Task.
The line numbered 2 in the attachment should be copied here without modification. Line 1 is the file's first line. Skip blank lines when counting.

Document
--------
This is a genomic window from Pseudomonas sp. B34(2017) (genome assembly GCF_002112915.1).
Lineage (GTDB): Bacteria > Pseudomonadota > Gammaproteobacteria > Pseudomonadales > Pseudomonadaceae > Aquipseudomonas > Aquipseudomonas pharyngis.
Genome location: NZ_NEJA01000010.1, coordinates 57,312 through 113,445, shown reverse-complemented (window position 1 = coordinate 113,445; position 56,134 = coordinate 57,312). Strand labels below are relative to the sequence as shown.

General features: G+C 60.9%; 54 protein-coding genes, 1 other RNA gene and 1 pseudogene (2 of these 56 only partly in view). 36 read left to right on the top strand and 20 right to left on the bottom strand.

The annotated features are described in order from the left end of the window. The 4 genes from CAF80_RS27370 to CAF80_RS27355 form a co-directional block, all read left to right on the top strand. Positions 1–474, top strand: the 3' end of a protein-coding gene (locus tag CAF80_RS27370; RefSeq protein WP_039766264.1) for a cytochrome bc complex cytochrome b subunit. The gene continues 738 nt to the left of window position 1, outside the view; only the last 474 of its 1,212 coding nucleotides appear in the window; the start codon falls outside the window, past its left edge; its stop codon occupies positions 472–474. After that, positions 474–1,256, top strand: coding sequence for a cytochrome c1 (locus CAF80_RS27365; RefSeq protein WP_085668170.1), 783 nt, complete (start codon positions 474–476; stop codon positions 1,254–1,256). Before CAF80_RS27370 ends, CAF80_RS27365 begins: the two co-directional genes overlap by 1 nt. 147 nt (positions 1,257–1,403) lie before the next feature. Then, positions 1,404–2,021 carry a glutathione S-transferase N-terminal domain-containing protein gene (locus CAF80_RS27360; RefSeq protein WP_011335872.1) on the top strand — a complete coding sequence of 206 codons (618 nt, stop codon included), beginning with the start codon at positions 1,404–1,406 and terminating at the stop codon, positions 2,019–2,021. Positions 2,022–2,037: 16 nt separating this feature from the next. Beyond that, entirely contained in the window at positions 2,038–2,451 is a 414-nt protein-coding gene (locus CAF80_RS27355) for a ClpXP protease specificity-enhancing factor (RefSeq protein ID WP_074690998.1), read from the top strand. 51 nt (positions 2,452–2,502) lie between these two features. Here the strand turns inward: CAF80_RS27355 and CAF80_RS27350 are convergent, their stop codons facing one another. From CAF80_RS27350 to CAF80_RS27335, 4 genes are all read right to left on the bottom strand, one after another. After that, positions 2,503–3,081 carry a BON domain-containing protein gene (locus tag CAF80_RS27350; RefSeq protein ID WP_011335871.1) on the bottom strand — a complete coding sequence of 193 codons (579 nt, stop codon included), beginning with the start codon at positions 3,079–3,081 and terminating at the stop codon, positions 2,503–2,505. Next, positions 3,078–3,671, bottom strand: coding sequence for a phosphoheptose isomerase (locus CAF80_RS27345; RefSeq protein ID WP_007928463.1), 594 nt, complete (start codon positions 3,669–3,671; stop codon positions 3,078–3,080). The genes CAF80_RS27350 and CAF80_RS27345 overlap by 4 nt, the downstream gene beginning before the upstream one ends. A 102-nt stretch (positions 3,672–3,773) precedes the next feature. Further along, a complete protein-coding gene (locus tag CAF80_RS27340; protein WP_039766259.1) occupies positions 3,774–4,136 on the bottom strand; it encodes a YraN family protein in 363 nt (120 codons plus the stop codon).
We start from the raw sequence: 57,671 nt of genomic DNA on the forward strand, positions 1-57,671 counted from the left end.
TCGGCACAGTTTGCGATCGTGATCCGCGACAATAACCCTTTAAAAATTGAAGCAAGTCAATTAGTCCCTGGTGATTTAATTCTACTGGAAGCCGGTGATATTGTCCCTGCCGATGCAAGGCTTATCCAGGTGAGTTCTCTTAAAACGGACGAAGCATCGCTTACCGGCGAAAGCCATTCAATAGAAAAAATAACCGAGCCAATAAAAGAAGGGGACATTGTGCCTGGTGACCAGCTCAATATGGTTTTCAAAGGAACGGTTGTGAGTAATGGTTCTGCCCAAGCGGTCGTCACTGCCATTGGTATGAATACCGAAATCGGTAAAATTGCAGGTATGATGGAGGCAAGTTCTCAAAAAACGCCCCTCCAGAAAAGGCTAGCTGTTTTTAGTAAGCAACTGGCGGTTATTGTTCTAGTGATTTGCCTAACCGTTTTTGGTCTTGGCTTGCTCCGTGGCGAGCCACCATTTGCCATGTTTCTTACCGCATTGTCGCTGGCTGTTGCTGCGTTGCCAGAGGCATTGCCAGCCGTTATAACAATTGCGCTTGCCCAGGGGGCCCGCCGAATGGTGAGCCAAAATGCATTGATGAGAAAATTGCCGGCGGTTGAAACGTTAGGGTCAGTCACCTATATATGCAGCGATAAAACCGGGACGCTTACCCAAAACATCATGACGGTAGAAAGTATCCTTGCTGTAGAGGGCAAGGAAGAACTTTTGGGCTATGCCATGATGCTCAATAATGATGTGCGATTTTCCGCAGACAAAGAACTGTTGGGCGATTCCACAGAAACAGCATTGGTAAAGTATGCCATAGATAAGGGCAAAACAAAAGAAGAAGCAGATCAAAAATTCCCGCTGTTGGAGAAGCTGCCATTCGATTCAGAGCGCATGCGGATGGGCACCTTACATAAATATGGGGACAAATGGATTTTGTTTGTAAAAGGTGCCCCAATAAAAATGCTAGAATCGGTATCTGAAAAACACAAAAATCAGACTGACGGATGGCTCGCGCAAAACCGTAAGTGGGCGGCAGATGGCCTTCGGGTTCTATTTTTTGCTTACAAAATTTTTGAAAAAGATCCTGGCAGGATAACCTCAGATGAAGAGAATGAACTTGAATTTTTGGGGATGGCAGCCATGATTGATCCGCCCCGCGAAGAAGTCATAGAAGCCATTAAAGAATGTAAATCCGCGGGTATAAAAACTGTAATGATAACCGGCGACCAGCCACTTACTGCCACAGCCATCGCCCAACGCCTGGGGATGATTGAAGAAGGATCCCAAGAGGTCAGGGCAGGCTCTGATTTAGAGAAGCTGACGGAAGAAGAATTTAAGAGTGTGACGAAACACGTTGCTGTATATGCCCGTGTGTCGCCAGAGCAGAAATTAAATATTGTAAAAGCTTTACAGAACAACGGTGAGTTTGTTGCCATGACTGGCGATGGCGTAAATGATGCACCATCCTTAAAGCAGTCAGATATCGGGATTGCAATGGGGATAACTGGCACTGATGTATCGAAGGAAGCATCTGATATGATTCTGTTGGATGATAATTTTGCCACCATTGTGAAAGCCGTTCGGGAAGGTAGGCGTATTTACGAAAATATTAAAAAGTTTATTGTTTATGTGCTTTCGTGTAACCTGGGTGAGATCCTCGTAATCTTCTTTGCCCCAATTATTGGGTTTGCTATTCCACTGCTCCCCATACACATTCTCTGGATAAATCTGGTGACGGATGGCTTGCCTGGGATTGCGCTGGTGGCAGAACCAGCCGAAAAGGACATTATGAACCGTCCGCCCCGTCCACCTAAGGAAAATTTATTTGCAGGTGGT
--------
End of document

Lineage (GTDB): Bacteria > Pseudomonadota > Gammaproteobacteria > Pseudomonadales > Pseudomonadaceae > Aquipseudomonas > Aquipseudomonas pharyngis.